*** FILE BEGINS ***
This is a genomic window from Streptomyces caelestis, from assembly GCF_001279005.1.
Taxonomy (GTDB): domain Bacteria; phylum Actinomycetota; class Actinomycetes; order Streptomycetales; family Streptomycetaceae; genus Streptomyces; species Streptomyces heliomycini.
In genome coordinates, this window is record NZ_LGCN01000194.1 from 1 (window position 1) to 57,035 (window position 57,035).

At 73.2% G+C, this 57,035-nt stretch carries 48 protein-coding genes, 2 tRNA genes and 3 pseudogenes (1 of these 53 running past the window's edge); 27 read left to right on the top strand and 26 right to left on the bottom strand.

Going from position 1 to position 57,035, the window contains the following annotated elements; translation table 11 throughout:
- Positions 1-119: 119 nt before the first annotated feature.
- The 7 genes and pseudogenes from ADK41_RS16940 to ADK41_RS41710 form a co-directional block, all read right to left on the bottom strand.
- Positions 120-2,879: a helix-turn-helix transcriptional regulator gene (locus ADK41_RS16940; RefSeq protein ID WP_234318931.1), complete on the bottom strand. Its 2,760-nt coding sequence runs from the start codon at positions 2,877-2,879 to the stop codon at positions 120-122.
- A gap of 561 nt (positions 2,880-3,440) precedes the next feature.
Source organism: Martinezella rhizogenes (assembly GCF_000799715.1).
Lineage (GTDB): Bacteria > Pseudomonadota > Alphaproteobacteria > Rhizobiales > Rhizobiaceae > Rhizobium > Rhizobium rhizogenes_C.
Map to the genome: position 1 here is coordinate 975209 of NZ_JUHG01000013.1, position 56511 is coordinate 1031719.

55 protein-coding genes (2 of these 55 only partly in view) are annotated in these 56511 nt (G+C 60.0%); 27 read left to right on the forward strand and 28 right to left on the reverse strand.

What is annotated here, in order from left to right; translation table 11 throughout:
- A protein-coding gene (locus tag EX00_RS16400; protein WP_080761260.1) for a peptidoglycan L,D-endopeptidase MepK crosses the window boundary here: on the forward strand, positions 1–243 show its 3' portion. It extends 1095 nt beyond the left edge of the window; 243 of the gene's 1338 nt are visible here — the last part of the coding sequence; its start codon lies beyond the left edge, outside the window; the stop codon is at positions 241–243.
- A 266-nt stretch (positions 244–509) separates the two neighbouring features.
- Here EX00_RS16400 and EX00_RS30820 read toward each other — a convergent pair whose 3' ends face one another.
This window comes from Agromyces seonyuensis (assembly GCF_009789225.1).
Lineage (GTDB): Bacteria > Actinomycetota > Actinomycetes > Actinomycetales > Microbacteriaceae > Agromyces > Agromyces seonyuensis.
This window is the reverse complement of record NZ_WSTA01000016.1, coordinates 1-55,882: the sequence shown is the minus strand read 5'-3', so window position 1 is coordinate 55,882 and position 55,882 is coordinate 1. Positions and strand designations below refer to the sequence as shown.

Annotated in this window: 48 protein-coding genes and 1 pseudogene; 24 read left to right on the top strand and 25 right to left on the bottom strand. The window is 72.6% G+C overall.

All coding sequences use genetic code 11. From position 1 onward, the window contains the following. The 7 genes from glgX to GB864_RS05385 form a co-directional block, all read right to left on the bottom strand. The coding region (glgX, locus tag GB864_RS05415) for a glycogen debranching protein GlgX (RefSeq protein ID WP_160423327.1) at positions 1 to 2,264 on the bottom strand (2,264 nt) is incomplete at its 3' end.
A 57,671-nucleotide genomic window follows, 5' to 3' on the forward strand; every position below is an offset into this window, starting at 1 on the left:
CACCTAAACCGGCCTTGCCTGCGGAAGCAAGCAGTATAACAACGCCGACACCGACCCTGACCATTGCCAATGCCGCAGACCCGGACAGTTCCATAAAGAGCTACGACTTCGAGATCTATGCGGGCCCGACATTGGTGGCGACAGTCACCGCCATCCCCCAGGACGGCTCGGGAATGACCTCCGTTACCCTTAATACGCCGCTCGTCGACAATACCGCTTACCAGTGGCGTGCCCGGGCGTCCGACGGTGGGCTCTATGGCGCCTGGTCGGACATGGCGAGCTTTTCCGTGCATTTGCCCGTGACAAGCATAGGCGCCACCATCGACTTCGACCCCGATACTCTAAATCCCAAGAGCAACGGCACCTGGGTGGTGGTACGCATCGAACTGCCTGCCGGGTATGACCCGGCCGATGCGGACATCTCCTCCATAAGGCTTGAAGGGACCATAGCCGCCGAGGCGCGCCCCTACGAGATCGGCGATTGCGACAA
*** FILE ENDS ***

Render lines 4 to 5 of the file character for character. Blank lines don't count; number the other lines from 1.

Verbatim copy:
At 73.2% G+C, this 57,035-nt stretch carries 48 protein-coding genes, 2 tRNA genes and 3 pseudogenes (1 of these 53 running past the window's edge); 27 read left to right on the top strand and 26 right to left on the bottom strand.

Going from position 1 to position 57,035, the window contains the following annotated elements; translation table 11 throughout: